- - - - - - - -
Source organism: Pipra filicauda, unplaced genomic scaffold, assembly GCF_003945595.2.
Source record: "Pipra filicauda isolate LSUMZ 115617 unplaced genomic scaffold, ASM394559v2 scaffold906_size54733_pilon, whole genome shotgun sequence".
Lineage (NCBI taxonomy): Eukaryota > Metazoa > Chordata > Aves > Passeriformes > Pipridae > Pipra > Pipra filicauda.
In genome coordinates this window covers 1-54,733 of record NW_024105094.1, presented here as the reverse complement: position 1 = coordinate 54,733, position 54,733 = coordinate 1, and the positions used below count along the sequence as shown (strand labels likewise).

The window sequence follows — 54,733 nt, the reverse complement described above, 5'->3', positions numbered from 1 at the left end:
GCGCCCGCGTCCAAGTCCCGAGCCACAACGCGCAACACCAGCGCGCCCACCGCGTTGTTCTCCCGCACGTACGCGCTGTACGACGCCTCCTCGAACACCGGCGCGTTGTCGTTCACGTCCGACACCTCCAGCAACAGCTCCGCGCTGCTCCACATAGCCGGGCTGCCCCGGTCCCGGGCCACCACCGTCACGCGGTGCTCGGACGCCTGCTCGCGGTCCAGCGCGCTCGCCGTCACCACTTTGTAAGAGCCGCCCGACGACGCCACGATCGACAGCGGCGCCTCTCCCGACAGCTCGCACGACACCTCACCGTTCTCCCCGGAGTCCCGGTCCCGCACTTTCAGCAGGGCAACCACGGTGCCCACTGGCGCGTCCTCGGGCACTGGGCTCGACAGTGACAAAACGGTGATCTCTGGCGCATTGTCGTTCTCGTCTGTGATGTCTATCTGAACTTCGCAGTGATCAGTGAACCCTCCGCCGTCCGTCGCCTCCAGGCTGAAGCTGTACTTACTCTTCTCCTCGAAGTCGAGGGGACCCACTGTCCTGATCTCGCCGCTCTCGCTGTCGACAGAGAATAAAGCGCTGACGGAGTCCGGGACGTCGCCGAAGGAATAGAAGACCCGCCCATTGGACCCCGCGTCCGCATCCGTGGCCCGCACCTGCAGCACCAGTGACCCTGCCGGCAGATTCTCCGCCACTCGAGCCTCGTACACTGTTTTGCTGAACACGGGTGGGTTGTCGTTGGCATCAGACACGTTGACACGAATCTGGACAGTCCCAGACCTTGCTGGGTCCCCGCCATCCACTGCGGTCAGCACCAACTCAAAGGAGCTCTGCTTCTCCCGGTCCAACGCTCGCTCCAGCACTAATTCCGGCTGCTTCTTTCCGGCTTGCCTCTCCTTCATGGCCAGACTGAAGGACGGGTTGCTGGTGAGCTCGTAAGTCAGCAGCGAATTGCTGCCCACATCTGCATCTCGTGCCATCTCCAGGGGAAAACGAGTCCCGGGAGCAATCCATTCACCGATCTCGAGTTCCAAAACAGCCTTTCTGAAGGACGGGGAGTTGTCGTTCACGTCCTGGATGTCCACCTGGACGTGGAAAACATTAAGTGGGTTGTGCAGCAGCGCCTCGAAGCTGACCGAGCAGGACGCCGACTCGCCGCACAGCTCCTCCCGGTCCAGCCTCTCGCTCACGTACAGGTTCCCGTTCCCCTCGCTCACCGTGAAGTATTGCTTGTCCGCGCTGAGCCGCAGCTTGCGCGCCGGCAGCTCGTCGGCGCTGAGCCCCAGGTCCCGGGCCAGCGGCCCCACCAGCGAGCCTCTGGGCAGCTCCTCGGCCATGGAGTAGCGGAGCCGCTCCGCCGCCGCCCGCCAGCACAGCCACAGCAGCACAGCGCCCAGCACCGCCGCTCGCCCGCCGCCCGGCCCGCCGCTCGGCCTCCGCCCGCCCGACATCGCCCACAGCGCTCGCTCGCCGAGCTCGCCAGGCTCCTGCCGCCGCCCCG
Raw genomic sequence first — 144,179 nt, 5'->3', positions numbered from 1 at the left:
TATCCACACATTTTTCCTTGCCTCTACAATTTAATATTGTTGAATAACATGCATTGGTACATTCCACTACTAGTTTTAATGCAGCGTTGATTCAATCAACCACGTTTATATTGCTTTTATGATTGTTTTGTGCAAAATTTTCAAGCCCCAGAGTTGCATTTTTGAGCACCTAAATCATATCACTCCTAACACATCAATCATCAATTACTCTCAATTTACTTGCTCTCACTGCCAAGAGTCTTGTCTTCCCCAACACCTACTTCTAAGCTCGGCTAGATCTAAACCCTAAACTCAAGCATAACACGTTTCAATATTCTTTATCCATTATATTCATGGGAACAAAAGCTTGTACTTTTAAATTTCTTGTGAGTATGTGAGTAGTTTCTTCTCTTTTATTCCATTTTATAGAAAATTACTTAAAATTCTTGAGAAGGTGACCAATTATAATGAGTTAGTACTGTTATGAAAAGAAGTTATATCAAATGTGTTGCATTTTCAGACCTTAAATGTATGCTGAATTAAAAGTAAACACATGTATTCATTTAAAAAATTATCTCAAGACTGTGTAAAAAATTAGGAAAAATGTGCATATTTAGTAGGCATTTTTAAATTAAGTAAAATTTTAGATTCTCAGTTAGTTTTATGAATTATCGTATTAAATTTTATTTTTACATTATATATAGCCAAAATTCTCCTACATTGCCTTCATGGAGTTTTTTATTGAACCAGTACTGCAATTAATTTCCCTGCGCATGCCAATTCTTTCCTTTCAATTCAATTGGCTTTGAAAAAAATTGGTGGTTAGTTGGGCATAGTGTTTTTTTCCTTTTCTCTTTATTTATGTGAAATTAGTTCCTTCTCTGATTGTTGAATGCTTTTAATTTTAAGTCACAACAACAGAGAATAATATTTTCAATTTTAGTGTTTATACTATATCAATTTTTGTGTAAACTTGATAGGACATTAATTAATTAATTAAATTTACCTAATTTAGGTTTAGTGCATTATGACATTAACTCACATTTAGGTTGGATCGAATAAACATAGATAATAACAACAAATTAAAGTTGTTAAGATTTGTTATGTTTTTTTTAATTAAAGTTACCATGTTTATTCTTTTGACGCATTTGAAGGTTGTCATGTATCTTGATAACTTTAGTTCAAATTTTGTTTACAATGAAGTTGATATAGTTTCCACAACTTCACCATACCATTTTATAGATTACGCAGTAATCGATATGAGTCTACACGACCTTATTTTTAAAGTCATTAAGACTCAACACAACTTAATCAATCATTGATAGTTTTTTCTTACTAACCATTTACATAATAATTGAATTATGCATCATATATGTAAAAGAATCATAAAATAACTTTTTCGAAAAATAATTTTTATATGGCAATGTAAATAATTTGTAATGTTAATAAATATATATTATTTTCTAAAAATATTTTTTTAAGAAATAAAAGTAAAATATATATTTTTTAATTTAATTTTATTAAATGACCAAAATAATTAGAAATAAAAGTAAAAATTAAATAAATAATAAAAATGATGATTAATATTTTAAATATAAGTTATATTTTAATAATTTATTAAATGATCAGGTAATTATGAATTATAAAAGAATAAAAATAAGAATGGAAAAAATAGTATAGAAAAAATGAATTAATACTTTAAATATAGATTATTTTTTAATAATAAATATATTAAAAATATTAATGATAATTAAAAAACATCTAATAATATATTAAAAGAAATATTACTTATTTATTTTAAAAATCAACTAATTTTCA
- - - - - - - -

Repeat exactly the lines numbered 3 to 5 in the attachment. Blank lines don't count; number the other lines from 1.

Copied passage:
Lineage (NCBI taxonomy): Eukaryota > Metazoa > Chordata > Aves > Passeriformes > Pipridae > Pipra > Pipra filicauda.
In genome coordinates this window covers 1-54,733 of record NW_024105094.1, presented here as the reverse complement: position 1 = coordinate 54,733, position 54,733 = coordinate 1, and the positions used below count along the sequence as shown (strand labels likewise).

The window sequence follows — 54,733 nt, the reverse complement described above, 5'->3', positions numbered from 1 at the left end: